OpenDaylight Summit: Pick and Choose


At the OpenDaylight (ODL) Summit, we got news about the development of its controller infrastructure. It’s important to remember several things about ODL:

  • It has a set of northbound APIs through a variety of methods such as REST. An example project is the Virtual Tenant Network, which NEC has contributed to ODL. The apps that are created to use the NB API directly deliver the value of the SDN system to end-users.
  • A set of southbound plug-ins enables interactions to data plane elements via different devices or protocols, such as Open vSwitch, or OpenFlow. This is the part that makes the system work with the real-world of devices.
  • There’s lots of infrastructure code in the middle, that is mostly hidden from end-users, but technically defines ODL’s architecture.
  • ODL isn’t a product per-se, but a set of projects under one umbrella. There are common components, of course, but many other elements are optional, due to the modular architecture. It’s possible for an end-user to download pieces of this open source project and construct their own ODL controller, but many choose to rely on a distribution that packages it for you. These create different flavors of ODL.

Distributions include Brocade’s SDN Controller, Cisco Open SDN Controller (OSC), Extreme Networks’ OneController, and Inocybe’s ODL Distribution.

Many end-users may ask what makes these commercial distributions different from being a branded version of the open source code. It’s an issue of the level of hardening, support, or QA. These distributions also provide a form of packaging where not all projects are included, but what the vendor considers a good set of capabilities that work together is. So just because you see a project in the ODL list does not mean that it will be in a distribution.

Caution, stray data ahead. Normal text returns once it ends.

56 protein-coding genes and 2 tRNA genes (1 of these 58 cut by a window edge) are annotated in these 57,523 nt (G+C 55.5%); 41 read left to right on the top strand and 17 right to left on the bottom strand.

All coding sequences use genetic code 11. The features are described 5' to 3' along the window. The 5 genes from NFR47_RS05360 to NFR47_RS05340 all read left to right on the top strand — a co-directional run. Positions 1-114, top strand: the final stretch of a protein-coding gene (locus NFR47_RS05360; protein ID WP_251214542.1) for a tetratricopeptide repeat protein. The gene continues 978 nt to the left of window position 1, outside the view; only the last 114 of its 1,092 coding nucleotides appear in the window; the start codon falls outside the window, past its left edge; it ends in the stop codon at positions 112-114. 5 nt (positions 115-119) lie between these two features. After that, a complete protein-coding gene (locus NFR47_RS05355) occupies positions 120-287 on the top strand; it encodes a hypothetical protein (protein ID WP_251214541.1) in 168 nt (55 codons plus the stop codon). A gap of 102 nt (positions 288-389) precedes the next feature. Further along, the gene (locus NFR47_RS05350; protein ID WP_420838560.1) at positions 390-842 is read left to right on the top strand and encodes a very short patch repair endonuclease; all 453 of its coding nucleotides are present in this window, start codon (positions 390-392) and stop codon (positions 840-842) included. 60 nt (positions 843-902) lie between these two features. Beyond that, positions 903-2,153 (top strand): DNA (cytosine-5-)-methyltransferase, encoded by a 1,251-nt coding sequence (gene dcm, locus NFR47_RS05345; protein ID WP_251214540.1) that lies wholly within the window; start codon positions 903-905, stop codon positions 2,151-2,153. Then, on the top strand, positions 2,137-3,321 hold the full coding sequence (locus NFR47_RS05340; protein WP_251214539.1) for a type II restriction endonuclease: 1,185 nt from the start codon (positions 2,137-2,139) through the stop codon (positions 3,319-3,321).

It’s not too different from contributions to the GNU/Linux world. Some companies take ODL components, help develop it, and contribute code back to the community, while others create their own editions (known as a fork).

How does this affect end-users? Being a key upstream contributor to ODL does burnish the firm’s reputation as a firm that understands the code base and can offer knowledgeable support, but since this is an open source project, it’s important to realize that the power of the community is what makes it valuable. Being a contributor is important, but hardening it is also a lot of work and they are independent.

For example, Brocade’s distribution tracks the ODL project, contributes to it (e.g., Colin Dixon is the chair of the Technical Steering Committee), QAs it, and offers long-term support. By making it a stable, commercial distribution, it is said to have found deployment at a major telecom carrier.

Cisco’s distribution is new, as it was just announced at the ODL Summit and is currently found in their DevNet website, so there’s a close tie to developers who want to use it as a platform and we’ll need to track how it evolves. Cisco has traditionally been a key contributor to the project, but has not until now, commercialized it. Extreme has chosen to combine ODL components with their own technologies to create their own offering. Inocybe emphasizes its services in a manner analogous to how Mirantis works with OpenStack.

Other firms such as HP and Red Hat are expected to offer some commercialized distributions but nothing formal has been announced.

HP, for example, has taken a multi-pronged approach to SDN. They are supporters of ODL, but also have many SDN offerings: It has a commercial Virtual Applications Networks SDN Controller (VAN) as well as contributions to the OpenStack Neutron project through components such as Distributed Virtual Routing. The work on the OpenStack project creates an SDN system for OpenStack cloud customers. Its SDN App Store supports both ODL and OpenFlow. So this is a pick-and-choose approach, based on end-user requirements.

So this means that just like OpenStack or GNU/Linux, we need to examine this as a source of technologies but end-users have a choice on how they deploy it—whether in a do-it-yourself manner, or working with a vendor who commercialized it.

My previous blog on ODL: NFV Strong is also available with ties to the NFV and carrier users.

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Topics: Networking